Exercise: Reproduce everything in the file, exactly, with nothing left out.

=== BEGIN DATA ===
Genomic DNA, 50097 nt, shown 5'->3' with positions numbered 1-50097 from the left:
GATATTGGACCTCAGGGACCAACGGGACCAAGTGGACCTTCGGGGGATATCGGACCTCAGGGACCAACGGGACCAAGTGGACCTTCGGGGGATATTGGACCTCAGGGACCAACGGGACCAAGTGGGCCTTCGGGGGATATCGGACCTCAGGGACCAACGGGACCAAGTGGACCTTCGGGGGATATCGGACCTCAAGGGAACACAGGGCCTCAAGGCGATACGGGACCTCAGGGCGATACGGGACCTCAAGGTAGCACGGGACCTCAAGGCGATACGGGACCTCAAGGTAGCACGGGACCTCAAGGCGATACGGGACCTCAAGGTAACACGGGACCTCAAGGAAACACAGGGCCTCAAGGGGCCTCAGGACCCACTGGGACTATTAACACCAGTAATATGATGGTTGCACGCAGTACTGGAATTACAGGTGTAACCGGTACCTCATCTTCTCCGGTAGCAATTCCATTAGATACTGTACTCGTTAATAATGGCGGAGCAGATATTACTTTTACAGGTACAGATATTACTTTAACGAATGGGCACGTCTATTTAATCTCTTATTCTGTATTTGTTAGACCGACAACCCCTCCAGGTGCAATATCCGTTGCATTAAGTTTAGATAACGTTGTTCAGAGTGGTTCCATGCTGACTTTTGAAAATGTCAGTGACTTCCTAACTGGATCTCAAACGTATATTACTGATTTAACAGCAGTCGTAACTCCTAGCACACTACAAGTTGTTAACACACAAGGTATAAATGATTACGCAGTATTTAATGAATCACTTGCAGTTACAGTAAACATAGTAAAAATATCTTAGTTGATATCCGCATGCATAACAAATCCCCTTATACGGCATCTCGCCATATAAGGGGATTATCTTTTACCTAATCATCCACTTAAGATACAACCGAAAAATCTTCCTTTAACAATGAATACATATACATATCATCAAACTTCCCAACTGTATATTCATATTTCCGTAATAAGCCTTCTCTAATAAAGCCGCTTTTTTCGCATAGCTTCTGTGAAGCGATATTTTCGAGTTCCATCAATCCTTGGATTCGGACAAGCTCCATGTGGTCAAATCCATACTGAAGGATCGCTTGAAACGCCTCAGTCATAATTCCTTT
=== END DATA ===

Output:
Genomic DNA, 50097 nt, shown 5'->3' with positions numbered 1-50097 from the left:
GATATTGGACCTCAGGGACCAACGGGACCAAGTGGACCTTCGGGGGATATCGGACCTCAGGGACCAACGGGACCAAGTGGACCTTCGGGGGATATTGGACCTCAGGGACCAACGGGACCAAGTGGGCCTTCGGGGGATATCGGACCTCAGGGACCAACGGGACCAAGTGGACCTTCGGGGGATATCGGACCTCAAGGGAACACAGGGCCTCAAGGCGATACGGGACCTCAGGGCGATACGGGACCTCAAGGTAGCACGGGACCTCAAGGCGATACGGGACCTCAAGGTAGCACGGGACCTCAAGGCGATACGGGACCTCAAGGTAACACGGGACCTCAAGGAAACACAGGGCCTCAAGGGGCCTCAGGACCCACTGGGACTATTAACACCAGTAATATGATGGTTGCACGCAGTACTGGAATTACAGGTGTAACCGGTACCTCATCTTCTCCGGTAGCAATTCCATTAGATACTGTACTCGTTAATAATGGCGGAGCAGATATTACTTTTACAGGTACAGATATTACTTTAACGAATGGGCACGTCTATTTAATCTCTTATTCTGTATTTGTTAGACCGACAACCCCTCCAGGTGCAATATCCGTTGCATTAAGTTTAGATAACGTTGTTCAGAGTGGTTCCATGCTGACTTTTGAAAATGTCAGTGACTTCCTAACTGGATCTCAAACGTATATTACTGATTTAACAGCAGTCGTAACTCCTAGCACACTACAAGTTGTTAACACACAAGGTATAAATGATTACGCAGTATTTAATGAATCACTTGCAGTTACAGTAAACATAGTAAAAATATCTTAGTTGATATCCGCATGCATAACAAATCCCCTTATACGGCATCTCGCCATATAAGGGGATTATCTTTTACCTAATCATCCACTTAAGATACAACCGAAAAATCTTCCTTTAACAATGAATACATATACATATCATCAAACTTCCCAACTGTATATTCATATTTCCGTAATAAGCCTTCTCTAATAAAGCCGCTTTTTTCGCATAGCTTCTGTGAAGCGATATTTTCGAGTTCCATCAATCCTTGGATTCGGACAAGCTCCATGTGGTCAAATCCATACTGAAGGATCGCTTGAAACGCCTCAGTCATAATTCCTTT